My Chicken Little is having a hard time of late. In addition to temporary hearing loss, which has made aspects of home and school challenging, she is not enjoying her place on the school basketball team. Monday morning, I took her to work with me for a couple of hours before her doctor appointment for ear issues. Exhausted from days upon days of straining to hear, of not feeling well, and a little school stress, she broke into tears on my office floor. What she said wasn't anything uncommon to the woes and worries of a middle schooler in many places, but my heart broke for her.
"The kids yell at me on the court. And I can tell they talk about me behind my back because I am not like them. And it is hard to be the only White kid on the team. I am just not as good as them at basketball. It isn't my route."
"Baby girl," I said gently. I told her how she has twice the courage of the other kids to get out on the court knowing athletic talent is not her gift, knowing she is different. The fact that she tries is what counts here. "You are the heart of the team," I said, "even though it is hard for other kids to understand." I tapped my chest and continued, "You have it all in here."
Last night, my husband and I lounged over coffee and dessert, and discussed the situation. What kind of decision should a parent make here? Earlier that day, I had called Chicken Little's dad, who discussed the value of learning how to live as the minority in a situation (which, really, is one reason I choose to keep my kids in city schools) and how we tend to learn when put in places of discomfort, which for this little doll of a child, would be a sports setting anywhere. My husband wondered if we were setting our girl up to fail--putting her in a situation where she is this little awkward child among gangly, strong ballplayers. I see each man's point of view. The person I really want to hear from now is my daughter's coach.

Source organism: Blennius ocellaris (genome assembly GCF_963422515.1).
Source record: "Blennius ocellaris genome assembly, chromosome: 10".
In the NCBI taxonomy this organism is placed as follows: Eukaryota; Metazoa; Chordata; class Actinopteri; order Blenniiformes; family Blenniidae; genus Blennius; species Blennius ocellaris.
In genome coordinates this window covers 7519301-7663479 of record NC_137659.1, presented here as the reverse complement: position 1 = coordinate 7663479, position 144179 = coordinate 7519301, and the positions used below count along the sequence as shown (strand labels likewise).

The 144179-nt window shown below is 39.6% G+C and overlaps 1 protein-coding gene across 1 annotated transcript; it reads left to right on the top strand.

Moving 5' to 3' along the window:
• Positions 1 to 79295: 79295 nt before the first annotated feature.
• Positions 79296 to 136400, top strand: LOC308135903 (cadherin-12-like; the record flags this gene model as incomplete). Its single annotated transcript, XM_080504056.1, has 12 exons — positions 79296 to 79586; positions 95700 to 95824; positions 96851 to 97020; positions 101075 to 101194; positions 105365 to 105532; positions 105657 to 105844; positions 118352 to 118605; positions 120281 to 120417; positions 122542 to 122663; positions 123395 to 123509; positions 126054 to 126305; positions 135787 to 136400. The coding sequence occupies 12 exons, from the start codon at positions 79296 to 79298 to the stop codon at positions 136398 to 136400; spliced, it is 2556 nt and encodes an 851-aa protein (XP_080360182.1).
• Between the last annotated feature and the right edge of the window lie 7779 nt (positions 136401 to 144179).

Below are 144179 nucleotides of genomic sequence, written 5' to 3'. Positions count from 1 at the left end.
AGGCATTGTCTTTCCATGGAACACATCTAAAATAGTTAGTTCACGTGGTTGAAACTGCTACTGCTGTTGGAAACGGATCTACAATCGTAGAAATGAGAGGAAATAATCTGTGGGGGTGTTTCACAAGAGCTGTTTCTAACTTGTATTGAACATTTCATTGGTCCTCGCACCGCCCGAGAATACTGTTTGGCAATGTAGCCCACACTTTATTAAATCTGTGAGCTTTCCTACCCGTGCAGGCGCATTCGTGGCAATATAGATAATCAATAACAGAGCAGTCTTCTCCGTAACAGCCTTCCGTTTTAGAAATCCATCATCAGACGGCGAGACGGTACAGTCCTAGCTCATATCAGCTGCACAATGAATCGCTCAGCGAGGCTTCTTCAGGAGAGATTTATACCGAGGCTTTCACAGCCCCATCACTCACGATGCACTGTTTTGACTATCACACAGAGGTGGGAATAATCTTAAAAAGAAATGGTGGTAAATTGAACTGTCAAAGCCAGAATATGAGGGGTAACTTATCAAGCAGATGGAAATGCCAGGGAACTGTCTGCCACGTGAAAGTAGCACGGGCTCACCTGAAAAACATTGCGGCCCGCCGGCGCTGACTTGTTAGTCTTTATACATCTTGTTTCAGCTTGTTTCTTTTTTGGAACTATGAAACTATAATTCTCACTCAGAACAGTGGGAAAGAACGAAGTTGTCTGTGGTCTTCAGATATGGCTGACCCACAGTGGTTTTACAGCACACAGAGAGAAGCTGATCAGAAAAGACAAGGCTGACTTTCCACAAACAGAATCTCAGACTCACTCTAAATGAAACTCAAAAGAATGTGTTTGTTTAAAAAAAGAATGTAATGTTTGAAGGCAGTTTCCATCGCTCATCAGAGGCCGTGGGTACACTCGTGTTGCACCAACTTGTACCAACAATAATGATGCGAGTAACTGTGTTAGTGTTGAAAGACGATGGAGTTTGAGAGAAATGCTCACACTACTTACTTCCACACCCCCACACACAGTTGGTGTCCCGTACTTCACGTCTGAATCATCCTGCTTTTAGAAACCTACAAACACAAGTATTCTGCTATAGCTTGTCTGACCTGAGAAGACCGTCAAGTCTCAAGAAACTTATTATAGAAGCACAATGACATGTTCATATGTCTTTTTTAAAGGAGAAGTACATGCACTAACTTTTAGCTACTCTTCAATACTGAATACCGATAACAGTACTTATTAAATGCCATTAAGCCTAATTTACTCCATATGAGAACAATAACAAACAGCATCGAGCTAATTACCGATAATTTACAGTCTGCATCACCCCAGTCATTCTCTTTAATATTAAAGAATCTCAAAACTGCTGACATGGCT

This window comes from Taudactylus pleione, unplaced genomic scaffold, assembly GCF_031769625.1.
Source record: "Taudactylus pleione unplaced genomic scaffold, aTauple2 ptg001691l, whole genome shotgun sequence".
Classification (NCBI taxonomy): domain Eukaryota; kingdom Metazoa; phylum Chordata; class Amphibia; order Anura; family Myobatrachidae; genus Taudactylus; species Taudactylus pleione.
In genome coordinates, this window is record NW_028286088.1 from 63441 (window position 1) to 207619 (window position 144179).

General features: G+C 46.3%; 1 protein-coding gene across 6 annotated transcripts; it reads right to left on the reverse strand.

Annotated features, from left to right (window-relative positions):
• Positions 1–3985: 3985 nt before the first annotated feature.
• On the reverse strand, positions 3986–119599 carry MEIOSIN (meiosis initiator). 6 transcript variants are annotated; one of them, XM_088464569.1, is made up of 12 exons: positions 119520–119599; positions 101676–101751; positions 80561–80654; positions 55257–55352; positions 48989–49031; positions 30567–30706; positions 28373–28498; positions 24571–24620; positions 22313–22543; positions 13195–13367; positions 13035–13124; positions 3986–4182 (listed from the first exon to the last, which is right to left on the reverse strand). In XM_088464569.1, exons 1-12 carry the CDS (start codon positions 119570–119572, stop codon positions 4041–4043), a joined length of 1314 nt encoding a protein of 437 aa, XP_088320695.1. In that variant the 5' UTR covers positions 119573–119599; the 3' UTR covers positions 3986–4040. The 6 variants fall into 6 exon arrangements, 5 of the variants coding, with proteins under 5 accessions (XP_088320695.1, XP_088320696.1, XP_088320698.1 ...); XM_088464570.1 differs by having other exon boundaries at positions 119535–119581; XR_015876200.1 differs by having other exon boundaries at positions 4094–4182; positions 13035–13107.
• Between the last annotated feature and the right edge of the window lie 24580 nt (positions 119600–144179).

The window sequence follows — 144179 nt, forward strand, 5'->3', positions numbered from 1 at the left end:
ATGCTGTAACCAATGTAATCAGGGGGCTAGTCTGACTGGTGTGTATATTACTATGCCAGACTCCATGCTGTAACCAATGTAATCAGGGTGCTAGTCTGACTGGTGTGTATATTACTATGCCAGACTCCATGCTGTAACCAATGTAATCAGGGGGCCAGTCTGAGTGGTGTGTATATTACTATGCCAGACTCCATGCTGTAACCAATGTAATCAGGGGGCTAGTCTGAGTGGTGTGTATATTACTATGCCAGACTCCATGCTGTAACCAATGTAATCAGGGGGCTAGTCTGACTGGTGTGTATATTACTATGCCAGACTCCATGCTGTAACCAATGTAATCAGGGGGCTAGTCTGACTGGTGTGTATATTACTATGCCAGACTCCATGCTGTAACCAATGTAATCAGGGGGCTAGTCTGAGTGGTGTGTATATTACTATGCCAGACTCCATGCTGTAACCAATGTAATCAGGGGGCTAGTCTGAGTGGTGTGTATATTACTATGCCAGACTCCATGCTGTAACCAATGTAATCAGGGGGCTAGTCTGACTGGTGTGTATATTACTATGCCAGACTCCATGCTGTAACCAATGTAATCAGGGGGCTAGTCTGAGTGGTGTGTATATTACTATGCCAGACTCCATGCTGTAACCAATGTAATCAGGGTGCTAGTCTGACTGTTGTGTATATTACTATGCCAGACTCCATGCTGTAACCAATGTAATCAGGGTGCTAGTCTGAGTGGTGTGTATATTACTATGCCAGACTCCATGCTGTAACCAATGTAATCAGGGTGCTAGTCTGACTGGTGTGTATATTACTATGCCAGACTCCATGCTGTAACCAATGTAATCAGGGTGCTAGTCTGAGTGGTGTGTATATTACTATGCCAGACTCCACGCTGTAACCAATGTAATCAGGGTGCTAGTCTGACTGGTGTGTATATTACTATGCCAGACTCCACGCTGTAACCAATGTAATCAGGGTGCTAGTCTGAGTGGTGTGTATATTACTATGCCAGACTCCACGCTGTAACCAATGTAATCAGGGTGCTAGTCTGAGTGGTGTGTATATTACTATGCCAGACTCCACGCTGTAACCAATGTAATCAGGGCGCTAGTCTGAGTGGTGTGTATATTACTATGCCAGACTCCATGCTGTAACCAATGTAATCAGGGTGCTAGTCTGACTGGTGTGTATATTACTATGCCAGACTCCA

This morning, I wrote a note to the coach and reminded my daughter that until she takes her feelings to the coach, we cannot help her. This may be a situation where my daughter works her way off the team on her own accord or it may be a situation where the coach has the magic words to provide reassurance, comfort, and motivation to stay.
This isn't a life or death decision, but it is one that counts down the line as it bonds with critical memories of struggle in middle school. Whatever happens, I am sure our little girl will be fine, but I hope that the present time isn't extraordinarily painful for her.